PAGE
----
In what has become a venerable tradition at the College of Charleston, the Halsey Institute of Contemporary Art presents Young Contemporaries 2019. Now in its 34th year, the exhibition features work by College of Charleston students selected by a nationally prominent juror. The exhibition reflects the strength and diversity of practice in the School of the Arts’ rigorous programs. Featuring a wide range of media—including paintings, sculpture, photography, and prints—the exhibition showcases the talent of the student body at the College. The juror for Young Contemporaries 2019 is Dan Estabrook.
Concurrent with Young Contemporaries will be the Salon des Refusés exhibition, showing in the exhibition space of the Simons Center for the Arts. The works in the Salon were chosen by Studio Art faculty. The origin of the Salon des Refusés dates to Paris in 1863, when artists who had been rejected from the official Salon caused such a protest that Emperor Napoleon III ordered another exhibition held for them. Among the painters in the original Salon des Refusés were Camille Pissaro, Henri Fantin-Latour, James M. Whistler, and Edouard Manet.
Join the Halsey Institute staff and tour guides for the international celebration of “slow looking” and participate in guided in-depth conversations about a handful of the artworks in Young Contemporaries 2019.
Slow Art Day was started in order to invite novices – and experts – to experience the power of looking at art slowly.
It’s a very simple event. Visit your local museum (or gallery, public artwork, etc.) and view a small number of works of art for 5 to 10 minutes each. Then everyone meets to discuss their experience. And all this happens the same day around the world.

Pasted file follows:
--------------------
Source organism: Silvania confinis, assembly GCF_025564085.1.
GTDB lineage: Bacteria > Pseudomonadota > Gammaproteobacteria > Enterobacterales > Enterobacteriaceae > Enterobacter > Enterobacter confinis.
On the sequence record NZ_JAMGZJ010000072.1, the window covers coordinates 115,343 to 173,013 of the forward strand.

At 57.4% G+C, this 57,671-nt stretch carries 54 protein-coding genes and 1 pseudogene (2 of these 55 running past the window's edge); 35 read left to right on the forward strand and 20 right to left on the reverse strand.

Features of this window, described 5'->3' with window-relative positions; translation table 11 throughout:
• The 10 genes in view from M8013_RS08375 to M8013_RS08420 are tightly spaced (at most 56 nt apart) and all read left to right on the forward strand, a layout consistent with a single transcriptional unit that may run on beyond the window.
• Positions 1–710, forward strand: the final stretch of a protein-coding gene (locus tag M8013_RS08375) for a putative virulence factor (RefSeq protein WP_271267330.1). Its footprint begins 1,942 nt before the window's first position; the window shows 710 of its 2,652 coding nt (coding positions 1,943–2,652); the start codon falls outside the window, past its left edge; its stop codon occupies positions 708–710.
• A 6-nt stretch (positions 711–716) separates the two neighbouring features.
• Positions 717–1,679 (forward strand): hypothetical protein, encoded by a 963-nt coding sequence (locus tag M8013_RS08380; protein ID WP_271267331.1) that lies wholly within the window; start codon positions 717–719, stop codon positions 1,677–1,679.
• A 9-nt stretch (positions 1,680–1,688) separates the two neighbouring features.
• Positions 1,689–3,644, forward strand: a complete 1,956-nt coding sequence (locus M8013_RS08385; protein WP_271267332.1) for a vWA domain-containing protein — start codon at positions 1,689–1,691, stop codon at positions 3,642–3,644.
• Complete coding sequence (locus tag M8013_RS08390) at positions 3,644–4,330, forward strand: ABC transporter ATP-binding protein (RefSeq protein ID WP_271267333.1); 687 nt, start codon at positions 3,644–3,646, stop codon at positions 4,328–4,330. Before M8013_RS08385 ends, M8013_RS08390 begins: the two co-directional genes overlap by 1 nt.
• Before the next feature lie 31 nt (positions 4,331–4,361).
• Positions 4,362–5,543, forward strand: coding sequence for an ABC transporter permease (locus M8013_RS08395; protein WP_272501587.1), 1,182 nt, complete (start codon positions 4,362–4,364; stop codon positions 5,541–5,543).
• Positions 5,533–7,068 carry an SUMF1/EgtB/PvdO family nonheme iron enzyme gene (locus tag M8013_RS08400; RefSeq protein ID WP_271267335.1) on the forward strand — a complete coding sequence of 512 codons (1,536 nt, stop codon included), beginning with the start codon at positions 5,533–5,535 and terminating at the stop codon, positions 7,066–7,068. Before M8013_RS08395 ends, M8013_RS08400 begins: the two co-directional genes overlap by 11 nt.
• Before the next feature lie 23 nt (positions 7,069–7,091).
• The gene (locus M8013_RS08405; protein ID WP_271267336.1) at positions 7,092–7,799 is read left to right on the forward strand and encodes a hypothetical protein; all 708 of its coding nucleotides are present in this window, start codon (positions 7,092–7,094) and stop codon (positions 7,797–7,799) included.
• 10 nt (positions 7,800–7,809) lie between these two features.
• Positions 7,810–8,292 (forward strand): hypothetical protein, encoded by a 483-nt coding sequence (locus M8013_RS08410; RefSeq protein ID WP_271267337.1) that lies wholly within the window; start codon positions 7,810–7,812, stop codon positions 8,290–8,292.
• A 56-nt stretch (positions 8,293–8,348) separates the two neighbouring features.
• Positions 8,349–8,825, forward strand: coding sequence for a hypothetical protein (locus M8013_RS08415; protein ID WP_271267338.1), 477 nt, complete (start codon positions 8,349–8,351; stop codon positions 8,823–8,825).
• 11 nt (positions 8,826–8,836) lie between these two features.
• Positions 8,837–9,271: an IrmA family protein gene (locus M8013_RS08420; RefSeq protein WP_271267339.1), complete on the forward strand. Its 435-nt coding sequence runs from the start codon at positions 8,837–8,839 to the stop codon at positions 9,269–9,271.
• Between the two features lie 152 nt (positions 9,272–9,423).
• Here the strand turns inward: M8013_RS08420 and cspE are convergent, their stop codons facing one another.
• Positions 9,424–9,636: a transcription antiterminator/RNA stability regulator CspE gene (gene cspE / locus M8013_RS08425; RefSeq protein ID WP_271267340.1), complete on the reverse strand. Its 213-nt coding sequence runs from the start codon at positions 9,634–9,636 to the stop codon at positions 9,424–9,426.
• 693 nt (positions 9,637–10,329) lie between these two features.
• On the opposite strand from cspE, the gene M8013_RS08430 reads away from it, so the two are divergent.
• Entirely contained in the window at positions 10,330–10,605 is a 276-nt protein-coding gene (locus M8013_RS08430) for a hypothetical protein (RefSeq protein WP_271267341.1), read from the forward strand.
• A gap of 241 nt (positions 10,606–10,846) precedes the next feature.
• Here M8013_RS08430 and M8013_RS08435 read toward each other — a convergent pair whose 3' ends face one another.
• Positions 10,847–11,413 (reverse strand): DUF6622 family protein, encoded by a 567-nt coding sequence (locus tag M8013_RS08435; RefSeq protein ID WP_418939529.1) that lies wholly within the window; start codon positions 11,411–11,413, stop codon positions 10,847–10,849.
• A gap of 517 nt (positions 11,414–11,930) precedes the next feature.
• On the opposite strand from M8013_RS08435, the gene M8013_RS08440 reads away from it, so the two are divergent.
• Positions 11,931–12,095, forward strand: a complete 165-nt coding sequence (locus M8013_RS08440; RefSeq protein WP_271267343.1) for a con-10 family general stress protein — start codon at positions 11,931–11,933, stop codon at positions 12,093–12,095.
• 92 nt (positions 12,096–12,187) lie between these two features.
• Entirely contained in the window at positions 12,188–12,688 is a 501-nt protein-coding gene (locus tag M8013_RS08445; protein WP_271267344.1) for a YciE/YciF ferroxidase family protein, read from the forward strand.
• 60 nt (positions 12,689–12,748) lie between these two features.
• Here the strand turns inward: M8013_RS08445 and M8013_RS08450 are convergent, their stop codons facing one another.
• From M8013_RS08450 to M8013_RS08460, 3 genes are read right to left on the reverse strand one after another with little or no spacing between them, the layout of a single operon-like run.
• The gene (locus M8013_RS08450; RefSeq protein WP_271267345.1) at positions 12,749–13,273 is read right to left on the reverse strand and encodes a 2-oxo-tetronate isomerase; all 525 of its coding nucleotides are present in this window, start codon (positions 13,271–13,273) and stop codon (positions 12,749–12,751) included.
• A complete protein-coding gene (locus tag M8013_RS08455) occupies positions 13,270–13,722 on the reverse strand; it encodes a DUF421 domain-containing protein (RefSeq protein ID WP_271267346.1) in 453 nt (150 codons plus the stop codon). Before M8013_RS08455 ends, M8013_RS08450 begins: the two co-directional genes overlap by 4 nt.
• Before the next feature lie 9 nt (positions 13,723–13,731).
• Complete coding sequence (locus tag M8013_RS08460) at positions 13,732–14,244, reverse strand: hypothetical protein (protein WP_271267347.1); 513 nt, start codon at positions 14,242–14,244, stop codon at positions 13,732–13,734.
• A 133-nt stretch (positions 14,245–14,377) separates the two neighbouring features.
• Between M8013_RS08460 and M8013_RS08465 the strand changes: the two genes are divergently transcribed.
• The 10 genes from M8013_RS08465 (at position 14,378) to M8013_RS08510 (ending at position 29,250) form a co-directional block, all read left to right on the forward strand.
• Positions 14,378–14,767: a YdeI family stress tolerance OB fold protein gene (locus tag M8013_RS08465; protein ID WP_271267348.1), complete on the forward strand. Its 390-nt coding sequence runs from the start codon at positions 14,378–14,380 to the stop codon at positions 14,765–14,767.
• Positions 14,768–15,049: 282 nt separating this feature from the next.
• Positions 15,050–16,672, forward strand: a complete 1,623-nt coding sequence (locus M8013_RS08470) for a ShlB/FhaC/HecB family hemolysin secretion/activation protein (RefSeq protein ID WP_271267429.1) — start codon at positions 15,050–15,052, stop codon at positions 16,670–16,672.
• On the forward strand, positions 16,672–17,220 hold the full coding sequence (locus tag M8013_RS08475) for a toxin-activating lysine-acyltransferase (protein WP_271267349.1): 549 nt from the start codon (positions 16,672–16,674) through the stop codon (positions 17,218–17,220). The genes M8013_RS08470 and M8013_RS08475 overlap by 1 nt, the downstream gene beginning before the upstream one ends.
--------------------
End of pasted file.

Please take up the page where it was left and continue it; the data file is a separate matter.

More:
The result? Participants say they get “inspired, not tired” and plan to return to that museum or gallery again and again (the not-so-secret agenda is to help more people experience the excitement of art and become regular patrons of their local museums).
In 1968, amidst new technologies like computers and video being used in art, theorist Jack Burnham declared the art of that time “is fundamentally concerned with the implementation of the art impulse in an advanced technological society.”
Today, over half a century later, the same phrase could be uttered with a minor alteration: The art of today is fundamentally concerned with the implementation of the art impulse in a heavily networked society—one with the internet.
How does the (omni)presence of the internet influence the way art is made today? Can artists still create work in the same way that they did before the internet?
This Halsey Talks discussion will examine these questions of how art has shifted since the internet has become a large part of daily living. We will look at examples of several artists working today in order to explore art after the internet.
The Halsey Institute is proud to present a double feature of films by director Olympia Stone. Her latest documentary, Double Take: The Art of Elizabeth King (61 minutes), examines the work of Richmond-based artist Elizabeth King. This film will be preceded by Stone’s short documentary The Original Richard McMahan (20 minutes), a profile of the artist Richard McMahan, who was featured at the Halsey Institute in the 2008 exhibition MINIMUSEUM.